Austria (1931), Victoria, B.C., Poland, Maine, Mackinac Island, Mich., Mexico (1935), Buck Hill Falls, Pa., Montreux, Switzerland (1937), Del Monte, Cal., White. Sulphur Springs, W. Va., Havana, Cuba (l940), Colorado Springs, Co. ,Quebec, Canada, St. Louis, Chicago also at Edgewater Beach, Chicago, May 28th to June 21st (1945); owing to the war this was held in four sections. Swampscott, Mass (1946) Sun Valley, Idaho, (1947) Quebec(1948,) Lake Placid (1949), Chicago (1950) and for nine consecutive years, 1951 to 1959, at Lake Placid, N.Y Up to 1948 always three or four days but that year seven days, and the same ever since until 1959 when it. was cut to 5 1/2 days.
Up to 1925 an International Council had been held in Chicago for three days for instructing Governors but on a very modest scale with only the Int. President and Int. Committee Chairman doing the instructing. In 1921 only 25 Governors now about 260 and the present cost is up to about $250,000.00 per year with a great many topnotch Past Presidents and Past Int. Directors taking part.
NOTE-A school for D. Governors was first held at Chicago in 1919 (Mar. 17-18) but the name Int. Council was first used in 1921).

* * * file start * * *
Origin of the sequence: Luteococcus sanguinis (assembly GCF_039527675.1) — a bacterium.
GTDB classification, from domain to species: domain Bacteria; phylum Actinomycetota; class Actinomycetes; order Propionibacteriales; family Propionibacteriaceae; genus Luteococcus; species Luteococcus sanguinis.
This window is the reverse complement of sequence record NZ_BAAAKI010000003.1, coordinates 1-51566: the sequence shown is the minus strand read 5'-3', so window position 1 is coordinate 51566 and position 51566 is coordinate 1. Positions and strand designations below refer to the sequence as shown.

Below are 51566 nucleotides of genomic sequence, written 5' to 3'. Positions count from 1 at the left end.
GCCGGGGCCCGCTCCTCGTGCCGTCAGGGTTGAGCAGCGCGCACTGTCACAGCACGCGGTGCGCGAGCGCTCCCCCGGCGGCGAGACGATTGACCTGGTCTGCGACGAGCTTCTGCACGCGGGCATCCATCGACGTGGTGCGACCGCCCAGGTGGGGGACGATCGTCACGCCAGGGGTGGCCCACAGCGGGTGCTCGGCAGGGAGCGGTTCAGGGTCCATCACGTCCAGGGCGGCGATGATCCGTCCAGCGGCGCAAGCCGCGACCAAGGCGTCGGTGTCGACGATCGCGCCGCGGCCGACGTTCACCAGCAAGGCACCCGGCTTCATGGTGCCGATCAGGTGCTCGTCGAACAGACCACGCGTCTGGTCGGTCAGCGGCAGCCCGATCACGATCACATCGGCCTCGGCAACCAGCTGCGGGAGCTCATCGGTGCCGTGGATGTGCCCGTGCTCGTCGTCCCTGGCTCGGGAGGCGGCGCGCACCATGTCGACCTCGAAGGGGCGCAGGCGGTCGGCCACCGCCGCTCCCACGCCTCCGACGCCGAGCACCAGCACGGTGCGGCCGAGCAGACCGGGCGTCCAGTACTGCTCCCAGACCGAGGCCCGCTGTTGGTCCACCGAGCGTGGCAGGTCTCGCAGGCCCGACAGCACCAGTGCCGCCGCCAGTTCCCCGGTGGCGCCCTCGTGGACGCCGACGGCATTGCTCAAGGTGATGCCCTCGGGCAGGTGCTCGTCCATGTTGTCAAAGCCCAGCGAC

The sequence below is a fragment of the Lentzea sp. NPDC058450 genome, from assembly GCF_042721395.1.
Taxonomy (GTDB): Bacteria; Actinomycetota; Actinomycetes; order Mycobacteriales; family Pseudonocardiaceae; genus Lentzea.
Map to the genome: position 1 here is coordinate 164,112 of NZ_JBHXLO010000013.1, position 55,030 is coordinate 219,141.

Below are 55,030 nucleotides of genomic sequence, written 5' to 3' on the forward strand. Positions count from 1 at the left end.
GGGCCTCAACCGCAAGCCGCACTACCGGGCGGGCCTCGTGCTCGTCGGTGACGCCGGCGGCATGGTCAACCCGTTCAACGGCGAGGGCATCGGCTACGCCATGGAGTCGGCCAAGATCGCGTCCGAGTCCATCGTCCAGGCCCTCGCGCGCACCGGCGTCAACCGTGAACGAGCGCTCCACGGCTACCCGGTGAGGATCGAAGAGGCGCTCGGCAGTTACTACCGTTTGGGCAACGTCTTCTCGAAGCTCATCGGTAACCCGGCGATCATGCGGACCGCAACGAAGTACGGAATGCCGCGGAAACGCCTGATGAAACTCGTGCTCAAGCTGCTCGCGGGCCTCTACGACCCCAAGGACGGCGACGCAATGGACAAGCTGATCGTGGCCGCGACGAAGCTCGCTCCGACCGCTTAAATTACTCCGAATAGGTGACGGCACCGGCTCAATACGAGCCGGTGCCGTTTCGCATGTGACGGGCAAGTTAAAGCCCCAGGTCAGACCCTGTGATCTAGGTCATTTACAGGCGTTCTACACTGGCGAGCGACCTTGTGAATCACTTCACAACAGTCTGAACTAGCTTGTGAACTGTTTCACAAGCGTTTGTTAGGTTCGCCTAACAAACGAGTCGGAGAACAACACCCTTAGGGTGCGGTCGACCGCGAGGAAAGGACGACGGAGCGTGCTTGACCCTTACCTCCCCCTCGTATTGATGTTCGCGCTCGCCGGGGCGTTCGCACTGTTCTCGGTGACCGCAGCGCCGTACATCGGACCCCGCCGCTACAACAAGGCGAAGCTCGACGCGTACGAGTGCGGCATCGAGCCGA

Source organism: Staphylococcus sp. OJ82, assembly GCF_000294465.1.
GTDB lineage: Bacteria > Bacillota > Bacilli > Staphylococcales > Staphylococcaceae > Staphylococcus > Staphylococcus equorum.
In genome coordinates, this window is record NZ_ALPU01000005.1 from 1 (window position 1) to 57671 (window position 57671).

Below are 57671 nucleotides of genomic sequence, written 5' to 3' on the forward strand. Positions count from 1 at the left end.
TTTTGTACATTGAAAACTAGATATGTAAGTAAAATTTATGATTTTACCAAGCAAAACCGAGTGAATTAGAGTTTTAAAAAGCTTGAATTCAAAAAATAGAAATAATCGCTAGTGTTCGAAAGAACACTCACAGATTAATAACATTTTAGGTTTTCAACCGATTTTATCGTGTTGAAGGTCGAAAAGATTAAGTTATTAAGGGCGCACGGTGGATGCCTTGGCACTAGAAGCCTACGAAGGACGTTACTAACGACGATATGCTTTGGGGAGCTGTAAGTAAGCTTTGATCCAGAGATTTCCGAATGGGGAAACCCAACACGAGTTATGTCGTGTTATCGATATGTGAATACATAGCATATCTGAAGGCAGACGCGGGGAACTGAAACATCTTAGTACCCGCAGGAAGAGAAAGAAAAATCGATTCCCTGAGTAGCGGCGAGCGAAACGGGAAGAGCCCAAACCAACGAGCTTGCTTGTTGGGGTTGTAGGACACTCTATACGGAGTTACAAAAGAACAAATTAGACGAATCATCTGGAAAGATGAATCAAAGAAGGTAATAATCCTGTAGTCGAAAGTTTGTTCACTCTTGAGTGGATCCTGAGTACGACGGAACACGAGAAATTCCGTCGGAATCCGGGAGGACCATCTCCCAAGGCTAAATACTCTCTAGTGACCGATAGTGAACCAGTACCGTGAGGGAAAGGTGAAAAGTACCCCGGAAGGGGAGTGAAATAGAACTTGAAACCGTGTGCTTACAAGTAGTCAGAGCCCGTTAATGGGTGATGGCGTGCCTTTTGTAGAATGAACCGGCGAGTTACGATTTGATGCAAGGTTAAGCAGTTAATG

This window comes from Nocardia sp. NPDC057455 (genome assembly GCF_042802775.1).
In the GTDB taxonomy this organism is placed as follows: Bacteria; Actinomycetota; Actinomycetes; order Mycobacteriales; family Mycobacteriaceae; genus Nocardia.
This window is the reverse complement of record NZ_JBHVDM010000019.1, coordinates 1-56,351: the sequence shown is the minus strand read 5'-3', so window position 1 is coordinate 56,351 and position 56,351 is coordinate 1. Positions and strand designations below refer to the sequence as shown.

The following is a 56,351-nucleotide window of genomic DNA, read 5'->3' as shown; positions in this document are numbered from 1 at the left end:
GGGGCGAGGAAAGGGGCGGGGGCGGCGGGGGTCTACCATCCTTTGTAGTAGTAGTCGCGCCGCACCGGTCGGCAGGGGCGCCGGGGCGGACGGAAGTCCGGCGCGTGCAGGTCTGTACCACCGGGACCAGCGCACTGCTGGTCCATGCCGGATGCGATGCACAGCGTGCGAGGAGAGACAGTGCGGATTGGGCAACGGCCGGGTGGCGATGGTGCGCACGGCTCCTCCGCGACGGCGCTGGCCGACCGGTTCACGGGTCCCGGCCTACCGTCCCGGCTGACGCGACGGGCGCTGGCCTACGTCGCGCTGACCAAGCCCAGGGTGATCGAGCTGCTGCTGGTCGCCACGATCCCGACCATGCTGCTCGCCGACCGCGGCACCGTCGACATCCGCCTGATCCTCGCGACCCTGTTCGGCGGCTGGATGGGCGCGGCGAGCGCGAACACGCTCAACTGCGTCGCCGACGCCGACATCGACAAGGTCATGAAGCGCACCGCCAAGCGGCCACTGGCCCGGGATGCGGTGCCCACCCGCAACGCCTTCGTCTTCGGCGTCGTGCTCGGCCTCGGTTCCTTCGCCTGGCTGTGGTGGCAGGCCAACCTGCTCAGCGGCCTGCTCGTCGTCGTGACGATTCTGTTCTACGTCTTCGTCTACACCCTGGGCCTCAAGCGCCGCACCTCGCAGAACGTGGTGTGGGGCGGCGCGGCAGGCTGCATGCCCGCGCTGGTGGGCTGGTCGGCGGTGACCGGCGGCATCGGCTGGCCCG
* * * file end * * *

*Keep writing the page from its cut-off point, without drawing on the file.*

In 1928 changed to International Assemblies.
Meetings of incoming District Governors were held at the Conventions in 1916-17 and 18.
On March 17-18 in 1919 the first separate school for District Governors was held at the Sherman Hotel, Chicago. The Board of Directors were there.
In August 1919 the first International Council was held at the Chicago Yacht Club. In 1920 it was held at the Sherman Hotel.
In 1921 at the Drake Hotel, Chicago. Beginning with 1922 these Council Meetings were held at the Sisson Hotel, Chicago until 1929 when it was held at Dallas following the Convention in June. Beginning with 1928 the name was changed to International Assembly and always held ( since 1929) the week prior to the Convention.
- - - - - - - -
This is a historical memorandum of the origin of the International. Assembly.
Meetings of the Governors were held during the International Conventions of 1916, 1917, and 1918.
On 17 and 18 March, 1919, a meeting of the Governors of that year was held at the Hotel Sherman in Chicago for the purpose of conferring with the International Board of Directors .
Then in August, 1919, the first meeting of what was designated as the International Council was held in Chicago at the Chicago Yacht Club.
In 1920 meeting of the International Council was held at the Hotel Sherman in Chicago.